02 Dec 2021

Blooming marvellous news as Dunmore walled garden restored

Donegal project benefits from GLAS grant

Dunmore House gardners Andy Donnell and Trudy O'Donnell with Minister Charlie McConalogue

Dunmore House gardners Andy Donnell and Trudy O'Donnell with Minister Charlie McConalogue

Dunmore House, outside Carrigans, is widely known for its beautiful gardens.

The McFarland family which lives and farms there, recently received a GLAS Traditional Farm Buildings Grant, to restore Dunmore's walled garden.

Awarded by the Heritage Council, GLAS is an annual grants scheme for farmers to ensure the conservation and repair of traditional farm buildings and related structures.

The boundary of the GLAS tillage farm at Dunmore is delineated on two sides by the wall of the walled garden.

Speaking to Donegal Live, Amelia McFarland, who runs the gardens at Dunmore House said they were delighted to have received the GLAS grant.

Amelia said: “It enabled us to restore the old farm buildings and the wall of the walled-garden. We have now completed the work and Charlie McConalogue, the Minister for Agriculture visited us, which was very exciting, to see the results.

“We had to replicate the old wall, which had collapsed in two places.

“The wall was built at a time when there was not any cement, so we were using old lime mortar and dry stone wall building to replicate what was already there.

“We are so grateful to the Department for their support in helping us to restore it.

“The gardens are open to the public so all our visitors will be able to appreciate their restoration. The walls are very interesting in that the sides that face south and east are lined with red brick. This gives a warmer micro climate within the garden.

“One of these sections had collapsed so we had to find suitable old red brick to build it up again. The other collapsed section had been built as a dry stone wall. Here however all the stone was in place we just had to dig it out. It was well buried.”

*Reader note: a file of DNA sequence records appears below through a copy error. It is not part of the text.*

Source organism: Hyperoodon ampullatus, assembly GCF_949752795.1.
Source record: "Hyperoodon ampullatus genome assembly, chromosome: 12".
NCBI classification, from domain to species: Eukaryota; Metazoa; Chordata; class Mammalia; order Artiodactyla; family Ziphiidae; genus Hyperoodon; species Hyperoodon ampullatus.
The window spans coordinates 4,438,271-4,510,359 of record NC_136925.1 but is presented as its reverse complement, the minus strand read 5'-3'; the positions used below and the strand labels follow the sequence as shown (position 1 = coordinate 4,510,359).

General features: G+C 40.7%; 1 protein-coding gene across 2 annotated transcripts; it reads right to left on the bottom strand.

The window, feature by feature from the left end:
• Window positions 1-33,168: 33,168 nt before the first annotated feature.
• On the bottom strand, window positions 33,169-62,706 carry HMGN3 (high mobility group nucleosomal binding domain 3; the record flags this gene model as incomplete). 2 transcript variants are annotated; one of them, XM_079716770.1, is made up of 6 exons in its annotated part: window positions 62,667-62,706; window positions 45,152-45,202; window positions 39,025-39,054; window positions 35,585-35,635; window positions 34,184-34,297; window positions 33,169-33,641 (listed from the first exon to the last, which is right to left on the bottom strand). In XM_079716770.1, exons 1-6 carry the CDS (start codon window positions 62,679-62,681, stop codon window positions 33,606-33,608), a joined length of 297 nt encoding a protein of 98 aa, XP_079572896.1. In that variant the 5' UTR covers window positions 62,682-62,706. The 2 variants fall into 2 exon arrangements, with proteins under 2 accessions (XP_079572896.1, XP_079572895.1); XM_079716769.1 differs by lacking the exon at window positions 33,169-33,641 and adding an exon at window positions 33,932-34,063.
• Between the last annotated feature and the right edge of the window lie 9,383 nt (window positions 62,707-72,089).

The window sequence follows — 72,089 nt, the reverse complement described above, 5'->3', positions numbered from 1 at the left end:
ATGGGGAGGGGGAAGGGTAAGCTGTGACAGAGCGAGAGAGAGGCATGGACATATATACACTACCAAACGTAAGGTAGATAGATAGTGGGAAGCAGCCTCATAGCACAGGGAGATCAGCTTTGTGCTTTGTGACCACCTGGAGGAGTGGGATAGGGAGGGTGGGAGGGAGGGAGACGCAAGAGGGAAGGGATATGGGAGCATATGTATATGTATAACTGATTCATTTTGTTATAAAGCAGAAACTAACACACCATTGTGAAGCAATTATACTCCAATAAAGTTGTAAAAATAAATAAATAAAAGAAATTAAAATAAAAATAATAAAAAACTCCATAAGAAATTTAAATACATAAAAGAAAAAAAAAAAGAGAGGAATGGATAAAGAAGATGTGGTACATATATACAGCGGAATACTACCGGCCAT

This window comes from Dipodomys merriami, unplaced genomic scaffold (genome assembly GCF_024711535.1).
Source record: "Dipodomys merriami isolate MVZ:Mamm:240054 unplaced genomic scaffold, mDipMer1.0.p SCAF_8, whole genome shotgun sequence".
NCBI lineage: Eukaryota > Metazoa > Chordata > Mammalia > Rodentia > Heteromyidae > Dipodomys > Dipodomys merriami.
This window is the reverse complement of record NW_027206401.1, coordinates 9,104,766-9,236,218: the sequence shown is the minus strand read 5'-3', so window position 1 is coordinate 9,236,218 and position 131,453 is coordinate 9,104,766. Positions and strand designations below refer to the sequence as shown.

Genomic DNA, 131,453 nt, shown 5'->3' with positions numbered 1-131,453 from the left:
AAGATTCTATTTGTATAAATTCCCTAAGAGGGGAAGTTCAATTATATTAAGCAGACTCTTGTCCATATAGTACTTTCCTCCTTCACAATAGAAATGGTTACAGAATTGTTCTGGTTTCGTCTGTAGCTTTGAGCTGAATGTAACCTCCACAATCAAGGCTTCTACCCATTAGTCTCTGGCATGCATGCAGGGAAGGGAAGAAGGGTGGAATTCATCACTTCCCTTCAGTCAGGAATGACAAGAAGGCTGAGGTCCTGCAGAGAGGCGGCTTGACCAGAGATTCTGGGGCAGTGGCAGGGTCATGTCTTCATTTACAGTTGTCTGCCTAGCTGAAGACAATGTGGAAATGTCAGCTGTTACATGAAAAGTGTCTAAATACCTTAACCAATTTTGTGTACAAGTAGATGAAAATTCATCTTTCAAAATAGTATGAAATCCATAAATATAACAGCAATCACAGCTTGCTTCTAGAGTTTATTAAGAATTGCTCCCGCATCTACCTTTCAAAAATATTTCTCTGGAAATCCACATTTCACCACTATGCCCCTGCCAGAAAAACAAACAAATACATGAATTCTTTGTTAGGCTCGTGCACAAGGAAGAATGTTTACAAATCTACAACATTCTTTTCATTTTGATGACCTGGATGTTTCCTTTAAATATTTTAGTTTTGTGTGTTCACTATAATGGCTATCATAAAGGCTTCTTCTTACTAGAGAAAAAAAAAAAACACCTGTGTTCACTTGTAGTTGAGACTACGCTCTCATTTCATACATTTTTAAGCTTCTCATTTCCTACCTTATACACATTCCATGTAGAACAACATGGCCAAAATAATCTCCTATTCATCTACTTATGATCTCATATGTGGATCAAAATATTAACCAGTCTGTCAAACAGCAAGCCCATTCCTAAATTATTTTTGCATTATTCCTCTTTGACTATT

The garden at Dunmore is full of flowers and as a result there are lots of bumble bees and they like nesting along the wall.

Amelia said this was why they waited till late autumn to completed the work.

She added: “We have the most amazing gardener, Andy O'Donnell, who has been with us for more than 60 years. Andy has the most incredible wealth of knowledge when it comes to gardening. He looks after the garden along with two young helpers, Trudy and Bernard.

“The Gardens are open to the public from April until the end of October, mid-week, from 9am to 5pm.

“We might have them closed because of weddings at the weekend during the summer but we would let people know this via social media. We are really looking forward to welcoming everybody back in 2022.

“The garden was built around 1800 and it was restored during The Famine. The gardens are listed and are clearly marked on early maps, including the Griffith Valuation map of 1858.

“I think GLAS is a wonderful programme run by the Heritage Council for the Department of Agriculture. It allows us to save beautiful old buildings for future generations.

“The programme has also allowed us to restore an old stone shed which is now in active use as a stable.”

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